Blue days this week at Anne Leon’s studio in Mullumbimby, dipping banana paper into vats of strong smelling indigo to see how the dye will react wth the banana paper. I also tried wax resist during the dying process with a tjanting which allows the melted wax to feed into a stylus like drawing tool. I was a bit worried when I had to wash the paper afterwards, subjecting it to boiling water to melt off the wax. Amazingly the banana paper held up to such treatment, the water enhancing the paper with a bubbly texture.
I was keen to get the paper into the studio to see what other interventions I could impose on its surface. Screen printing and monoprinting, keeping the banana trunk and leaf theme with the screen prints as a test sample for colour, shape and contrast. I was very happy with the results and keen to try more indigo dying.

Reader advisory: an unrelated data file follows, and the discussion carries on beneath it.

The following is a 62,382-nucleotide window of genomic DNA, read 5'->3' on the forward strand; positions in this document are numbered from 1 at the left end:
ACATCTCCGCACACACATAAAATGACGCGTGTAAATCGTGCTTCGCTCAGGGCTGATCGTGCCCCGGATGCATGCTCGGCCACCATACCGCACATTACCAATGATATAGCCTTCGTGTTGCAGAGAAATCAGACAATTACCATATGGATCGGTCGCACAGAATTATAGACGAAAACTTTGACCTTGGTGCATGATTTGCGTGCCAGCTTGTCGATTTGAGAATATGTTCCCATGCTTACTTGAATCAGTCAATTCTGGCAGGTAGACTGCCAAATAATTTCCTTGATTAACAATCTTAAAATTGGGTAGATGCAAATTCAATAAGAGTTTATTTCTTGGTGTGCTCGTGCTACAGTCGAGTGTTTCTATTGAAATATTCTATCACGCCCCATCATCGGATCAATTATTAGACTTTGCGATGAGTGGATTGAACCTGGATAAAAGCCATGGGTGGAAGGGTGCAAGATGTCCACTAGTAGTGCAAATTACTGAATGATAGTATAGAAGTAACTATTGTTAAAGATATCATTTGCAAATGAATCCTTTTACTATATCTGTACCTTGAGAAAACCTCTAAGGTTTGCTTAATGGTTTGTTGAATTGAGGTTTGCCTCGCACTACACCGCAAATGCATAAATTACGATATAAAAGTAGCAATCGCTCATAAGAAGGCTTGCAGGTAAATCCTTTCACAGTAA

My interest in indigo was aroused by reading about an indigo/sound collaborative project I am Ai, We are Ai, which was a two site installation in the Tokushima Prefecture, Japan and Illinois, USA. The two installations included multichannel recordings of the many processes involved in making indigo dye together with over two hundred pieces of indigo dyed cloth. Sound artist Norbert Herbert collaborated with fibre artist Rowland Ricketts in the project which combined immersive sound practice with the techniques and philosophy of Tokushima’s traditional indigo culture. To read more and listen to the soundscape go to the website: http://iamai.jp/en/soundstreams.html
The idea of an immersive sound installation all about the banana paper making processes is very appealing. Perhaps it indicates a future direction……
 Norbert Herber, “Awa Surfers: Riding the Syncretic Dynamics of Sound Art and Traditional Japanese Indigo,” Organised sound suppl. “The Sound of Cultures” 19.2 no. August (2014).